Transcending the way things were done in ancient times, Jesus’ concern for those who suffer paved the way for the establishment of institutions caring for lepers, which led to modern-day hospitals – A baby changes everything.
It was the early Christian church that ultimately brought an end to infanticide, which was not only legal but also applauded in Roman and Grecian culture – A baby changes everything.
The first legislation to publicly fund education in the colonies was called, “The Old Deluder Satan Act (1642)”, under the notion that God does not want any child ignorant – A baby changes everything.
Although contested by some historians, America was born in the pursuit of religious freedom and is reflected in the framing of the Constitution. Has the United States had a global impact? Is the world we live in a better place because of an American influence? Yes, absolutely. Why? A baby changes everything.
In the whole of human history no one person, place or thing has impacted the world as has Jesus Christ of Nazareth. His thumbprint is in every area of life, and his reflection seen in every act of kindness shown, every good deed performed and every positive change made – A baby changes everything.
Leo Tolstoy said, “For thirty-five years of my life I was, in the proper acceptation of the word, nihilist, a man who believed in nothing. Five years ago my faith came to me. I believed in the doctrine of Jesus Christ, and my whole life underwent a sudden transformation. Life and death ceased to be evil. Instead of despair, I tasted joy and happiness that death could not take away.” A Baby Changes EVERYTHING.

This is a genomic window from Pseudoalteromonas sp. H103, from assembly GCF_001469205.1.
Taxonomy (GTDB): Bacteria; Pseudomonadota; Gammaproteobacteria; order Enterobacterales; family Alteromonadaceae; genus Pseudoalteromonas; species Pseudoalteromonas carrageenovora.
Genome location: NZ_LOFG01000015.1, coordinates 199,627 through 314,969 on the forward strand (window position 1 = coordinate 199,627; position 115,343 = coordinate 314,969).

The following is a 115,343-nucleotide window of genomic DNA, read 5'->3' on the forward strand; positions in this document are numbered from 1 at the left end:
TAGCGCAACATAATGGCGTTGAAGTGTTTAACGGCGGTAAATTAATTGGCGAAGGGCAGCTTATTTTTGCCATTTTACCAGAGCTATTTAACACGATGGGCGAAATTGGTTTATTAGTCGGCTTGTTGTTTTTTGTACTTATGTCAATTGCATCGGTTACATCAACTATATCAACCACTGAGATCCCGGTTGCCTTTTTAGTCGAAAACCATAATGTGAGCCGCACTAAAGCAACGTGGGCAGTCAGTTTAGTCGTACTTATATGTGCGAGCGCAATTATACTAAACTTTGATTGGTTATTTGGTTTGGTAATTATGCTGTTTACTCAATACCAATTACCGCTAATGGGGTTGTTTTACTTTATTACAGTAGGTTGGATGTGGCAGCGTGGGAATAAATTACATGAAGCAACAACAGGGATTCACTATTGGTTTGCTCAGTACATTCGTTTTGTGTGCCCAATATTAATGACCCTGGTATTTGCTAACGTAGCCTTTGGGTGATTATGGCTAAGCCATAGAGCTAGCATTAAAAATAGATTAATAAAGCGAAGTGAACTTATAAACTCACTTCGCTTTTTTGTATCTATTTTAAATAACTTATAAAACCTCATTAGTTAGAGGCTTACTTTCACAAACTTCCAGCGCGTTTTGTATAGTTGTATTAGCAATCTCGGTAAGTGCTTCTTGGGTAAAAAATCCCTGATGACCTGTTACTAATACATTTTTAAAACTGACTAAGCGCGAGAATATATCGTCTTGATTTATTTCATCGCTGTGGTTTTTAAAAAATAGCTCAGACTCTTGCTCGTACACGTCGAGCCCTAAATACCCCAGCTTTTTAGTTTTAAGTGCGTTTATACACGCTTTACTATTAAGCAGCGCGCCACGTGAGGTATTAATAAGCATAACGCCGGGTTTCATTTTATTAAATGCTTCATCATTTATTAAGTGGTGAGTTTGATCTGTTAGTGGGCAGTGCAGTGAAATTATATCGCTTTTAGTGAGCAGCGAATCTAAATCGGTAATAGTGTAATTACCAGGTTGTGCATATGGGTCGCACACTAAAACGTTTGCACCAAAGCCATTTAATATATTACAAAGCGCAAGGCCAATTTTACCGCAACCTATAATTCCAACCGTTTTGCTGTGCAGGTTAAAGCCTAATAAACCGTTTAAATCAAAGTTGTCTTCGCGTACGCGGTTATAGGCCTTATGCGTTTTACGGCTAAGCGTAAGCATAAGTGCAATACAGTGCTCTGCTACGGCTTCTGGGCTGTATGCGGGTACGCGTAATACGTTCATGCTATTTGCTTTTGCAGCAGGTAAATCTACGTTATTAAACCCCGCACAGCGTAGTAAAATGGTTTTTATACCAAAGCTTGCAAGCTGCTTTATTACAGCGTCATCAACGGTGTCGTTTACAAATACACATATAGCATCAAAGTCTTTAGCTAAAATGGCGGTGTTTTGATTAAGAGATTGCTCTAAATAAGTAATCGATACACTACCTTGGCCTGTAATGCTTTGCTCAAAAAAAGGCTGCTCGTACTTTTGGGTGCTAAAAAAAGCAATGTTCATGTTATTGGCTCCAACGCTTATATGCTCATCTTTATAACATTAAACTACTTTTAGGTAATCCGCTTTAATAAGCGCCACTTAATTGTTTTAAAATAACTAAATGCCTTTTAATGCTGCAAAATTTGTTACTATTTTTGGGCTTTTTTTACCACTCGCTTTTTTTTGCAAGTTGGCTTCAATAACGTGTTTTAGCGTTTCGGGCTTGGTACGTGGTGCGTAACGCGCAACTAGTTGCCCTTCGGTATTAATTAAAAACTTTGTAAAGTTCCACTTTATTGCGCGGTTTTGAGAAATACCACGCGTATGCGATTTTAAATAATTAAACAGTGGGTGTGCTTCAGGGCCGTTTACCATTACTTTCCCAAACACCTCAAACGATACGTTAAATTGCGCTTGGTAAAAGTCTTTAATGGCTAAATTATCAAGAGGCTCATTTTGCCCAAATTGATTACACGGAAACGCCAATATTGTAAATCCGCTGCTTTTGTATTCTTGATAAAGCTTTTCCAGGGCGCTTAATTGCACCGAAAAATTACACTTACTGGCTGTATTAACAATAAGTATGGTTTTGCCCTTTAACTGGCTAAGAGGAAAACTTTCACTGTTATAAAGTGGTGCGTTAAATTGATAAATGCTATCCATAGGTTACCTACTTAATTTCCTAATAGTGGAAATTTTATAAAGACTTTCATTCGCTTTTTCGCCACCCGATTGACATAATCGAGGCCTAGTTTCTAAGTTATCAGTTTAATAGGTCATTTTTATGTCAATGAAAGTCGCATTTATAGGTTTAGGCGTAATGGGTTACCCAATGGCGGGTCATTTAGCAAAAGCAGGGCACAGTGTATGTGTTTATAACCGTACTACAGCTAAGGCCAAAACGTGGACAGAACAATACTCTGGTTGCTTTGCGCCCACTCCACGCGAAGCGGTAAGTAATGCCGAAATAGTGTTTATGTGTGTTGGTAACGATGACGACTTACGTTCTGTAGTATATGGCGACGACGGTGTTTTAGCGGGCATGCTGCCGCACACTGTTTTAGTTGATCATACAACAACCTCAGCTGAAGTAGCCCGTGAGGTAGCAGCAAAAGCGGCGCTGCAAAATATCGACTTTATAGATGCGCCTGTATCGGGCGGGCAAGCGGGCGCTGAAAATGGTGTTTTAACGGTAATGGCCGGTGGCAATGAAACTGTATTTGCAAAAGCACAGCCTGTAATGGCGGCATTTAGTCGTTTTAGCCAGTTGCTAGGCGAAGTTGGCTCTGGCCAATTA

Six Surprising Ways Jesus Changed The World” Huff Post: http://www.huffingtonpost.com/john-ortberg/six-surprising-ways-
“The Impact of Christianity” Faith Facts: http://www.faithfacts.org/christ-and-the-culture/the-impact-of-christianity#education
“What If Jesus had Never Been Born” by D. James Kennedy and Jerry Newcombe, Nelson Books (1994).
Okay, it’s confession time. I am a Facebook gamer and enjoy a little time being challenged by figuring out (at least attempting to) puzzles and games that test my mental capabilities, which I often find sadly lacking. Although I see such a past time as brain therapy, my wife sees it more like therapy for the brainless.
While playing my game of choice the other day I noticed I had received an “extra life” (those with like addictions will understand) from another player whose Facebook name is “Reasonable Doubt” – that got me to thinking. As most know, Reasonable Doubt is a legal term; a standard of proof used in criminal trials by prosecuting attorneys who must submit sufficient evidence demonstrating a defendant’s guilt beyond a reasonable doubt.